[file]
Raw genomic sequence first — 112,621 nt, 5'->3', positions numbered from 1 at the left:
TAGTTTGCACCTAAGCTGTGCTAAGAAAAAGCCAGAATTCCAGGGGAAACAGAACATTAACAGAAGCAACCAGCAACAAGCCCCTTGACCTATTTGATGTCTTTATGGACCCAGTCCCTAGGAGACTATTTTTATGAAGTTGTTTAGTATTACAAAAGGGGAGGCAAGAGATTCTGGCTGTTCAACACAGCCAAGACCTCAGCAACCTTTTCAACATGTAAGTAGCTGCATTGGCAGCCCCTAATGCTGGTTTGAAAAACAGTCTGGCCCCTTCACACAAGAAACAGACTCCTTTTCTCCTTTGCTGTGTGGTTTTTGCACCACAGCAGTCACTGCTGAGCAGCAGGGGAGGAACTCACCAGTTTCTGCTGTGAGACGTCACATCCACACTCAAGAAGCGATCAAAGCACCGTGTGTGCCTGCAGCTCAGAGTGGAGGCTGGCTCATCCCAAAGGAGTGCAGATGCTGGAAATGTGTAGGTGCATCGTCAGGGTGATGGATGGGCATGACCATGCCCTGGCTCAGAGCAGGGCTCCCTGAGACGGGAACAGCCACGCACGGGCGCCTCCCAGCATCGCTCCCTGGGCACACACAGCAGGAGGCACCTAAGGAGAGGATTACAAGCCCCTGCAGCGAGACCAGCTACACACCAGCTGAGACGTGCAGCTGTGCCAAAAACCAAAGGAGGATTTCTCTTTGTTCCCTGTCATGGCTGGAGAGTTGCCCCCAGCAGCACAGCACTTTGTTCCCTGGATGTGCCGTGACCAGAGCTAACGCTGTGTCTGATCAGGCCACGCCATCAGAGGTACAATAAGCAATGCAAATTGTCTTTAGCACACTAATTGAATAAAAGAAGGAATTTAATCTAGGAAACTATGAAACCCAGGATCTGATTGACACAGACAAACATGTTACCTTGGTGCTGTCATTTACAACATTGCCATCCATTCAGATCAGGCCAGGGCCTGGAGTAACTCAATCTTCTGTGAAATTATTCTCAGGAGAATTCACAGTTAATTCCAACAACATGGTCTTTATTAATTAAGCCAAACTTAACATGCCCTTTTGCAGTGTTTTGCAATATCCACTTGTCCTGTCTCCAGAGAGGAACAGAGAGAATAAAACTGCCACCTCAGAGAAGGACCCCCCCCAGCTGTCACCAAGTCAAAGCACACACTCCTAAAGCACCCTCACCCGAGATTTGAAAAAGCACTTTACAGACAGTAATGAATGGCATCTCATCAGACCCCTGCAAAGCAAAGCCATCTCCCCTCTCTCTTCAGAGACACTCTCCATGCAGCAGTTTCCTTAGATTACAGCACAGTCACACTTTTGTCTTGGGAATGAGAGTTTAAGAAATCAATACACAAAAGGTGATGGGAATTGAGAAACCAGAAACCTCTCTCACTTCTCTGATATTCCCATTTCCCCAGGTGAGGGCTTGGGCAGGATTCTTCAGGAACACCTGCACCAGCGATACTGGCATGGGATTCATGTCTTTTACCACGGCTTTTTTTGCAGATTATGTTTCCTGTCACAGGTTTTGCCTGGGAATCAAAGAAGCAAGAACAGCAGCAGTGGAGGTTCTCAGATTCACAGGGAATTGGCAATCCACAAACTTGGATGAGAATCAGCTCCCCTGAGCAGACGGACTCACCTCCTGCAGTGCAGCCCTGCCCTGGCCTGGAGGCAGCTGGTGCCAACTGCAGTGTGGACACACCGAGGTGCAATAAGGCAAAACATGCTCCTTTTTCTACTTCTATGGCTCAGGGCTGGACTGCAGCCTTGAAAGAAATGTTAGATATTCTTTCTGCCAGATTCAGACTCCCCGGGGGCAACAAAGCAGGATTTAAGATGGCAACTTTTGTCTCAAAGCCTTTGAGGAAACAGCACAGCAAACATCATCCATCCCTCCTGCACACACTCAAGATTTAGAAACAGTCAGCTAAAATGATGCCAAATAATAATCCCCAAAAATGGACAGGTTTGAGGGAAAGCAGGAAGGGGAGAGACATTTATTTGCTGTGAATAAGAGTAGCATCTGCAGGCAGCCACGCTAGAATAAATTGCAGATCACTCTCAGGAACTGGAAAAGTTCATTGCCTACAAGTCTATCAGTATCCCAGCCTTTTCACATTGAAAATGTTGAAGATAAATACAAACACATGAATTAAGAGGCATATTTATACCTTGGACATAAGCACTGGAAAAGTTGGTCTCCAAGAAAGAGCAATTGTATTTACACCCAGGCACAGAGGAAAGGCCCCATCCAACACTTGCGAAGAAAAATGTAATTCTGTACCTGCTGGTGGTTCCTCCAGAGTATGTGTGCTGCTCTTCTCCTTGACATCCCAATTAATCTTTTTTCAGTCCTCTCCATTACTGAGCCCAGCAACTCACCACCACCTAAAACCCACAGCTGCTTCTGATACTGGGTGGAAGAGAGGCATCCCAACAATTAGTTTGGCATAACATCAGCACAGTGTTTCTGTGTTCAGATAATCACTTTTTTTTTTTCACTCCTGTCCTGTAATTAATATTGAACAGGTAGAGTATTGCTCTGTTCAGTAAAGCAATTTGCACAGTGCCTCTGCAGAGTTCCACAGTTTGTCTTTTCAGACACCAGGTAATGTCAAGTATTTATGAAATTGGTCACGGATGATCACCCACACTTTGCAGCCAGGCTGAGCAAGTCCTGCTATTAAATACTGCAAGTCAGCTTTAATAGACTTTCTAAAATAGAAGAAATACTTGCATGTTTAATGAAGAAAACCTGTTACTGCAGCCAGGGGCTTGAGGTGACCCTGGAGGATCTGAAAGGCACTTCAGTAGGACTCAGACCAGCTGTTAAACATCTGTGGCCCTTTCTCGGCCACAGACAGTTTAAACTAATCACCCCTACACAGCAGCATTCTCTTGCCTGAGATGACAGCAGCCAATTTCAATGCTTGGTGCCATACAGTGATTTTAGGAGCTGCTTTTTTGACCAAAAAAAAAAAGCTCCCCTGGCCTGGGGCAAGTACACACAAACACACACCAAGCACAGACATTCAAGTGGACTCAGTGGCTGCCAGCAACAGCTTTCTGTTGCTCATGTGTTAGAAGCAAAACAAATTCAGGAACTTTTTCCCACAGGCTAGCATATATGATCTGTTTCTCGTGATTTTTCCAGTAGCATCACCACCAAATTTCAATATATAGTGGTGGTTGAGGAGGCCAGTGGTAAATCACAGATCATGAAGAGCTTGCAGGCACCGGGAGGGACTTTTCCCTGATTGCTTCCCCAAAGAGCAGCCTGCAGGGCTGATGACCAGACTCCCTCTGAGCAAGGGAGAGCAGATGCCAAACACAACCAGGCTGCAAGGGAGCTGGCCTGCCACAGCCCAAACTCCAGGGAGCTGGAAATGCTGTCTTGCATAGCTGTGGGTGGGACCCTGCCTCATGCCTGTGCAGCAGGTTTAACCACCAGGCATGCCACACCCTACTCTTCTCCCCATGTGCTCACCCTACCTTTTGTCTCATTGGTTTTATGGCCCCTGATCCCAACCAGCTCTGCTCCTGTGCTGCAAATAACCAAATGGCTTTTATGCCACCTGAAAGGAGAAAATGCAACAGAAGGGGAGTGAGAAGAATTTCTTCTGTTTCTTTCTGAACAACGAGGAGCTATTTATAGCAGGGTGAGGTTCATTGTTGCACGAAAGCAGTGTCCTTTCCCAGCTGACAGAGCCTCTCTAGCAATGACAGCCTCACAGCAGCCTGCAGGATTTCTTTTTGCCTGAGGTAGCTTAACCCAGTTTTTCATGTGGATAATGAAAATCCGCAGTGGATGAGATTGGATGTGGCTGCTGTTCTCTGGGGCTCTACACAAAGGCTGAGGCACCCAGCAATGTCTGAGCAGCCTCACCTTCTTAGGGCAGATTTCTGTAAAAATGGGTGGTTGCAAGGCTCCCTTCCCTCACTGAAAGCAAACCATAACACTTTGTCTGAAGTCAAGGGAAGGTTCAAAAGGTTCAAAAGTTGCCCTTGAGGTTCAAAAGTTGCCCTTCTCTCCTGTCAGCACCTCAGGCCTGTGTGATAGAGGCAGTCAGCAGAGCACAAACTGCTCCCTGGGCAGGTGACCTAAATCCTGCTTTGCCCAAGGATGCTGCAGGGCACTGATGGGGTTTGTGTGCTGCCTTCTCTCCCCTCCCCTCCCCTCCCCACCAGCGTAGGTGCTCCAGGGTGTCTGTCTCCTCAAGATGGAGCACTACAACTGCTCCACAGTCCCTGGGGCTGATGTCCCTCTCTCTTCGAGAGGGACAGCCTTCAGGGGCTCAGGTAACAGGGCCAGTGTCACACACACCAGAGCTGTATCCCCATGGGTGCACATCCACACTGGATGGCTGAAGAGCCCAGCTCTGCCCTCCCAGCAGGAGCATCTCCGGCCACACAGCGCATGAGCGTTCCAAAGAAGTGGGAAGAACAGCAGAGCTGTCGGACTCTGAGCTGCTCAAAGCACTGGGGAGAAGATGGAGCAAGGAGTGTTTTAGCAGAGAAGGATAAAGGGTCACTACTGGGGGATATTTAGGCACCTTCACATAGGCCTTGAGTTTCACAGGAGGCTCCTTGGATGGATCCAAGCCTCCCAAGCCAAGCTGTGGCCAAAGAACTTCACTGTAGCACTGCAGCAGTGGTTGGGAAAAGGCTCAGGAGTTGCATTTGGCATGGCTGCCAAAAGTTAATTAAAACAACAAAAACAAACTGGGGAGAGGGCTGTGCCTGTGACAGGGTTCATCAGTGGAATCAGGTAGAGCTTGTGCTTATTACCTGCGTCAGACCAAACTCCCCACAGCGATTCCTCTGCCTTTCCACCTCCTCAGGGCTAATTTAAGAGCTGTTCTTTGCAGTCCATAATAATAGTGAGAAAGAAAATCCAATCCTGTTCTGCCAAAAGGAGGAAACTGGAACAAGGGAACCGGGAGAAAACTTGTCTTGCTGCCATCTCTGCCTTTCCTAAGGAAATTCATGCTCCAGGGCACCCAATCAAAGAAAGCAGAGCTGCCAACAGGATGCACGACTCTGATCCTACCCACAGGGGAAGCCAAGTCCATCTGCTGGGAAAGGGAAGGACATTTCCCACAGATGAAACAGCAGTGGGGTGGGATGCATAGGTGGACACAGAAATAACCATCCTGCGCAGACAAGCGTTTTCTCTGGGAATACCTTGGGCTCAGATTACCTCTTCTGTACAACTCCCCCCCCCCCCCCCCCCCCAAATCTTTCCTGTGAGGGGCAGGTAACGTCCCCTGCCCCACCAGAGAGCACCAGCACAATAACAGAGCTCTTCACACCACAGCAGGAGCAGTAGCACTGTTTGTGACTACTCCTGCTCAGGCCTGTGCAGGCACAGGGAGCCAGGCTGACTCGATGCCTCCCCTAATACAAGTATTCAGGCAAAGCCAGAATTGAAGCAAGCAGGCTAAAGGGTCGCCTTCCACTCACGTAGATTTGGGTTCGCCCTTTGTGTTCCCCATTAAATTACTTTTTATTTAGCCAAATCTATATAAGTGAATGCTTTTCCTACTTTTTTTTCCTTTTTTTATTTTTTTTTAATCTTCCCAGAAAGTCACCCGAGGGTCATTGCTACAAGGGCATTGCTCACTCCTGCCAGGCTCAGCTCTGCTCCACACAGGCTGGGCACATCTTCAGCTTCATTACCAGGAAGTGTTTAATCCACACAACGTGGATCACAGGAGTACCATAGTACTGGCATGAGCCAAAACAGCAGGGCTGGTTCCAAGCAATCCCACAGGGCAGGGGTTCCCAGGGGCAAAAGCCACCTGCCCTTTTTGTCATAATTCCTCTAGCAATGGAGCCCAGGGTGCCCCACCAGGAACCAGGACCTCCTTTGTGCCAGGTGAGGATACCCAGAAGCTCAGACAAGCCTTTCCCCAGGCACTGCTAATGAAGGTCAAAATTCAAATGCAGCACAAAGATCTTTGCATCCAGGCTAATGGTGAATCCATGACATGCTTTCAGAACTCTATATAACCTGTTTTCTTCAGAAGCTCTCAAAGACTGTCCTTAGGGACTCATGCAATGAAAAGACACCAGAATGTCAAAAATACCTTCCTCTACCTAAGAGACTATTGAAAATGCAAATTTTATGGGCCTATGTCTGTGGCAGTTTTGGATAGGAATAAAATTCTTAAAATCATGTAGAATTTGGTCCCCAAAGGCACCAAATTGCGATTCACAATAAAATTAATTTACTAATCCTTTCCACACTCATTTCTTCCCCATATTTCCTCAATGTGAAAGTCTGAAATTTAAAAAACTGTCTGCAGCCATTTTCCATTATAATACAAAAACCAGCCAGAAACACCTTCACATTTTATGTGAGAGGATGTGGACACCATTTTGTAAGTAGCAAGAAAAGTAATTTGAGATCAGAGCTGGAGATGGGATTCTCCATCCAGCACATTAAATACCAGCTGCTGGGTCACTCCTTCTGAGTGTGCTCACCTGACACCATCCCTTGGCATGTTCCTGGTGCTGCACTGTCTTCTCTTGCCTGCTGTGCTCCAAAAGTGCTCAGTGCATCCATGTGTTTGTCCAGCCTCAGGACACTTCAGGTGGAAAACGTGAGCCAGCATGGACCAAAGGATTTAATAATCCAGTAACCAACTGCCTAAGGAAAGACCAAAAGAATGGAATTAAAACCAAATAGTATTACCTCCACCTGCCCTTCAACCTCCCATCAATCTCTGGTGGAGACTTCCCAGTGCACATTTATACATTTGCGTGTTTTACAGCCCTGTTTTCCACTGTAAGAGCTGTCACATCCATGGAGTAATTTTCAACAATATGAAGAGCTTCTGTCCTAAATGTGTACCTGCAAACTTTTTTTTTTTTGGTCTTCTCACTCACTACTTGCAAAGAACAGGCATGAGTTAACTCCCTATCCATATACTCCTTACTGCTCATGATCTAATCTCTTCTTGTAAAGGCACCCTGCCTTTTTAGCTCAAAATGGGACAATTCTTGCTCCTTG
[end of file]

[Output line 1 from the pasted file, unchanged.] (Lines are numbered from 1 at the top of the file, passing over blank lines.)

Raw genomic sequence first — 112,621 nt, 5'->3', positions numbered from 1 at the left: